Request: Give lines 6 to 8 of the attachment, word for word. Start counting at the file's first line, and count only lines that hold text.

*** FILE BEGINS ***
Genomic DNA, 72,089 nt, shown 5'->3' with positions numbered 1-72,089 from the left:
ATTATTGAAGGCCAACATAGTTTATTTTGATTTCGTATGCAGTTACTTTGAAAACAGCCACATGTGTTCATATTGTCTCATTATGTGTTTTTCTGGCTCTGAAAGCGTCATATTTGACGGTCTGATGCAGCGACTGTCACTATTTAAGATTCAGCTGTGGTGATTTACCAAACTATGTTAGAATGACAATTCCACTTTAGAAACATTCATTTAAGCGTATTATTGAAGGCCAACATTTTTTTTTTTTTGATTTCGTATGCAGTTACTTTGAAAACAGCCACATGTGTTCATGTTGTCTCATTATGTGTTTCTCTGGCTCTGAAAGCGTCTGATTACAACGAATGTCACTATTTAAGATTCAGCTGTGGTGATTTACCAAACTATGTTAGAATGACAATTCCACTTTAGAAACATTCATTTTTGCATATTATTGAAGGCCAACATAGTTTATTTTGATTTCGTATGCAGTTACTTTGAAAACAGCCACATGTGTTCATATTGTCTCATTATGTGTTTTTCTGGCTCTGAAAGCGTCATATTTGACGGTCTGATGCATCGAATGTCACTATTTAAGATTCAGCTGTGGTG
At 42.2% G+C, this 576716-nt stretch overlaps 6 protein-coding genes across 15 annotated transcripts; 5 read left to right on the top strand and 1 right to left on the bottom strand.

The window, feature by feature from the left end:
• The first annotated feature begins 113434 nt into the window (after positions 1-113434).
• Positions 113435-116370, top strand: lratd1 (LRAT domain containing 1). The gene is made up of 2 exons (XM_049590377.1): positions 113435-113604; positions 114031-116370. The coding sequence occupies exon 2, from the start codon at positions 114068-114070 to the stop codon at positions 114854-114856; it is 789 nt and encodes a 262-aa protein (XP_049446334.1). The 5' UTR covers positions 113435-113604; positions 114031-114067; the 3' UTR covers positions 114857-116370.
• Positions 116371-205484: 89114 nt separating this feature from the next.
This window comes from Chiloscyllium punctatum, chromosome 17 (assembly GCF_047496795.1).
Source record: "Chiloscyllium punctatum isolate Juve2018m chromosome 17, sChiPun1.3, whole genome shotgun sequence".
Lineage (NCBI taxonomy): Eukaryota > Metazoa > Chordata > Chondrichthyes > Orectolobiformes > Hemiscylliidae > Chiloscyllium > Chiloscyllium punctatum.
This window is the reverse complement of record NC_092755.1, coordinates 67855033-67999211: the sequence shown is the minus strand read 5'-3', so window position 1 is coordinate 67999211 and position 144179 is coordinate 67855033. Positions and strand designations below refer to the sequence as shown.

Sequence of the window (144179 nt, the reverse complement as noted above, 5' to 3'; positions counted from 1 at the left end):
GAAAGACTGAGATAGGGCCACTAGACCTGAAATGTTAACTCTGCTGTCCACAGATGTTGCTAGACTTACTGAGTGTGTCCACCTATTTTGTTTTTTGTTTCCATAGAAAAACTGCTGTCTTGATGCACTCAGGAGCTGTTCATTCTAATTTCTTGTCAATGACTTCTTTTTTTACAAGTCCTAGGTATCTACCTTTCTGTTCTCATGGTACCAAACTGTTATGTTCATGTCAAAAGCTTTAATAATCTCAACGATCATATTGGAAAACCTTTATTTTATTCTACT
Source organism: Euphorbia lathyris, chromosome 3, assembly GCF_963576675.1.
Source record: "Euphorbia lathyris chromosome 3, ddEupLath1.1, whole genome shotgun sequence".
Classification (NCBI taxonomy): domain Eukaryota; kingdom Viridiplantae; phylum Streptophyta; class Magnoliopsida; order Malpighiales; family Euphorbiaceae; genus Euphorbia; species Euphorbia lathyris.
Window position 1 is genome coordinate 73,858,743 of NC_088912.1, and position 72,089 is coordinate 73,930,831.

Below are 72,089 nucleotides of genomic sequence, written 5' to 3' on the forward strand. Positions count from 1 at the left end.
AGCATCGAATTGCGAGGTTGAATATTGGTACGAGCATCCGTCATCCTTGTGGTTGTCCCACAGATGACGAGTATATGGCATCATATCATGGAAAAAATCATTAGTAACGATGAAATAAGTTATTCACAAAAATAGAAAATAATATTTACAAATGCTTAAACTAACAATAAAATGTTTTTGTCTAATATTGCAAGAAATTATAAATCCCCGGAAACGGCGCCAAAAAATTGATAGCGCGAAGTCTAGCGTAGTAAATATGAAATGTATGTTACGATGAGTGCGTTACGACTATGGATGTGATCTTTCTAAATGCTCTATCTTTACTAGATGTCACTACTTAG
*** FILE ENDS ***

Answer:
• Positions 113435-116370, top strand: lratd1 (LRAT domain containing 1). The gene is made up of 2 exons (XM_049590377.1): positions 113435-113604; positions 114031-116370. The coding sequence occupies exon 2, from the start codon at positions 114068-114070 to the stop codon at positions 114854-114856; it is 789 nt and encodes a 262-aa protein (XP_049446334.1). The 5' UTR covers positions 113435-113604; positions 114031-114067; the 3' UTR covers positions 114857-116370.
• Positions 116371-205484: 89114 nt separating this feature from the next.
This window comes from Chiloscyllium punctatum, chromosome 17 (assembly GCF_047496795.1).